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Imagining Turkey in a re(de)territorialized world:Turkey, the orient and the occident [Electronic resource] / Soner Çelik, Supervisor Prof Dr.Necati Polat

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2010
Çelik, Soner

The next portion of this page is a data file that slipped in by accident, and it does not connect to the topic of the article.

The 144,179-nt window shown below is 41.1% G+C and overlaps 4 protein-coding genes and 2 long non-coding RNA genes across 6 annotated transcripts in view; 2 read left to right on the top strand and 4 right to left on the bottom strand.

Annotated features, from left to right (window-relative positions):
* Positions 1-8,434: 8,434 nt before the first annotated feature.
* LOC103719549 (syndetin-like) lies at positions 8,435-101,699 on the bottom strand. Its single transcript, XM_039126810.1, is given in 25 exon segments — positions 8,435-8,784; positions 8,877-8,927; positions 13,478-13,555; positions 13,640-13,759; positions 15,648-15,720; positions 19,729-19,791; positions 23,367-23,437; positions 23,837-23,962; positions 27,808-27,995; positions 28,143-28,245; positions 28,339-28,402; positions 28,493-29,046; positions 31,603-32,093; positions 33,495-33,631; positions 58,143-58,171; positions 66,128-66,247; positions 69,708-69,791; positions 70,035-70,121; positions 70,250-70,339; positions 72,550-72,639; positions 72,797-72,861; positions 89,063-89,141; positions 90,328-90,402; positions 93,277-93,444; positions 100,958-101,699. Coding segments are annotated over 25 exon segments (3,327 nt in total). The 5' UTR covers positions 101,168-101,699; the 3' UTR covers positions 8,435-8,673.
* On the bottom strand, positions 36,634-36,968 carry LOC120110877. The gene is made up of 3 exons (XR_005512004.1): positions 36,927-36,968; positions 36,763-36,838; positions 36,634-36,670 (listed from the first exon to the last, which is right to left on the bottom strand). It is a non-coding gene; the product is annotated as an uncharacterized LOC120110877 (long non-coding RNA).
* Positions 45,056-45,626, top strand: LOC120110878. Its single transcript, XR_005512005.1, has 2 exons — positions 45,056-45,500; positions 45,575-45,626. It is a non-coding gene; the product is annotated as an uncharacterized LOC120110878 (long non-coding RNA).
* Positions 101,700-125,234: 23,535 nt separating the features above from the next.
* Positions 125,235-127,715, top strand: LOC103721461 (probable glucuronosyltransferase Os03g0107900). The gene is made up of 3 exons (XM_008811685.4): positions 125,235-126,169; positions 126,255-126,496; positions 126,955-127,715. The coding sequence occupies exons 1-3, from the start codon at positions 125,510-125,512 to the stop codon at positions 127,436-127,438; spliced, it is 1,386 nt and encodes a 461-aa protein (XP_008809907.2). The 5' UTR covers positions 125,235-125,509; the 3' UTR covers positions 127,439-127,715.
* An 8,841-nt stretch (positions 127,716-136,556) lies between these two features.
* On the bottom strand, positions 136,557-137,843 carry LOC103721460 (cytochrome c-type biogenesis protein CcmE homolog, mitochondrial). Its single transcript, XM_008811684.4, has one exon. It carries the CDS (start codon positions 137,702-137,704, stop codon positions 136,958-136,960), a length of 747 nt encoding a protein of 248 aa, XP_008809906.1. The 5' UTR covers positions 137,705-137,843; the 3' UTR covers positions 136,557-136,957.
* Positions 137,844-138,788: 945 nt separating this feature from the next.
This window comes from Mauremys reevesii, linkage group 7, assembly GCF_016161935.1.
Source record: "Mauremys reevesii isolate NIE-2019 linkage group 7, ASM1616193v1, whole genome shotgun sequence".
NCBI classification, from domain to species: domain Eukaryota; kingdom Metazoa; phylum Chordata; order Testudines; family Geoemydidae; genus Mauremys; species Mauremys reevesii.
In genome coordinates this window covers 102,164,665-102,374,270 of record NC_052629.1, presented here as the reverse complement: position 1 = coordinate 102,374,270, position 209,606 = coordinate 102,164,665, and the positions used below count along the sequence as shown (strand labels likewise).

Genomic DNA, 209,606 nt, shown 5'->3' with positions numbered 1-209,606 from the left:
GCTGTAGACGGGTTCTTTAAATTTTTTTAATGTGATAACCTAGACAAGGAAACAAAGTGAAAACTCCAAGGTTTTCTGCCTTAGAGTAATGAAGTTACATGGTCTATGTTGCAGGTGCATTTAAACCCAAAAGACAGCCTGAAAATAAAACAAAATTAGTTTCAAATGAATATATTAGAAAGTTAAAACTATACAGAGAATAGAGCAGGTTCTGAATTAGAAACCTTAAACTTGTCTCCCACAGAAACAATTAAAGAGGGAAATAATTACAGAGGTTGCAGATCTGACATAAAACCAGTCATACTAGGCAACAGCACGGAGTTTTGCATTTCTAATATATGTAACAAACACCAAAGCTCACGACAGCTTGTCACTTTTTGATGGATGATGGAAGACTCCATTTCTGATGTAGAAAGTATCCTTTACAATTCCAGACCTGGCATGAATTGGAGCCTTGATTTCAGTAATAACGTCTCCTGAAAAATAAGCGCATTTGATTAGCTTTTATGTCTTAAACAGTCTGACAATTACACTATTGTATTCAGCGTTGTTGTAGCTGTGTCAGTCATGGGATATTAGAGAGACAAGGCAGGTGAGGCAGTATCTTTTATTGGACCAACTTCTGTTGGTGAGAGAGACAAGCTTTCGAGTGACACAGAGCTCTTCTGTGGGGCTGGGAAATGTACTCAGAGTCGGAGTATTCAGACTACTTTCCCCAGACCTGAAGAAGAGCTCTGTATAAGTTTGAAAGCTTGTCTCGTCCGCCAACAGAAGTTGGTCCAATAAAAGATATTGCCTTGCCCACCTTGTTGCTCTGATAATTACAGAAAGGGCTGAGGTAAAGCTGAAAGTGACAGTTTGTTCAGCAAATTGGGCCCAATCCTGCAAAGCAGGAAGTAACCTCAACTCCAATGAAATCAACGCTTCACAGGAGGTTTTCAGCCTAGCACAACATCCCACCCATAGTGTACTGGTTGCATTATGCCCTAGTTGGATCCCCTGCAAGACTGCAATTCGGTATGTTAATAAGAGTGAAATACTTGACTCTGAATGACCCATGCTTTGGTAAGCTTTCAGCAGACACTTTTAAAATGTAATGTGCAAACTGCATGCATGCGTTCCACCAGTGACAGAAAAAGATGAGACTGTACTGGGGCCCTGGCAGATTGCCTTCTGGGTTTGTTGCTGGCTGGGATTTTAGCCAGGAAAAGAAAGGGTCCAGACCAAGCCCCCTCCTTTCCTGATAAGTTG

This thesis analyzes the construction of geopolitical imaginations of Turkey in the post-September 11 era on the basis of critical geopolitics and in the frame of a center (the United States and the European Union)-margin (Turkey) relationship. The dissolving of the relatively stable concepts of the Cold War era by globalization and the demise of the Soviet Union -such as state integrity, sovereignty, inside/outside dichotomy and state identity- has created deterritorialization in the global space of territorial states. However, territorial states have continued to exist via reterritorialization on the basis of new enemies/others/boundaries borrowed from old concepts, narratives and dramas. Following the September 11 attacks, the attempts to construct self/other dichotomy based on the geopolitical imaginations of the globe and Turkey in the US and the EU political circles have changed geopolitical imaginations of Turkey. Their discourses over Turkey have encountered counter-discourse of Turkish policymakers presenting Turkey as a “bridge” between civilizations to increase the “strategic” value of Turkey. In this study, taking into consideration the geography as a product of a specific power/knowledge alignment rather than something naturally given to determine foreign policy, the geopolitical (geocultural) imaginations of Turkey are being examined and the power-knowledge relationship is exposed.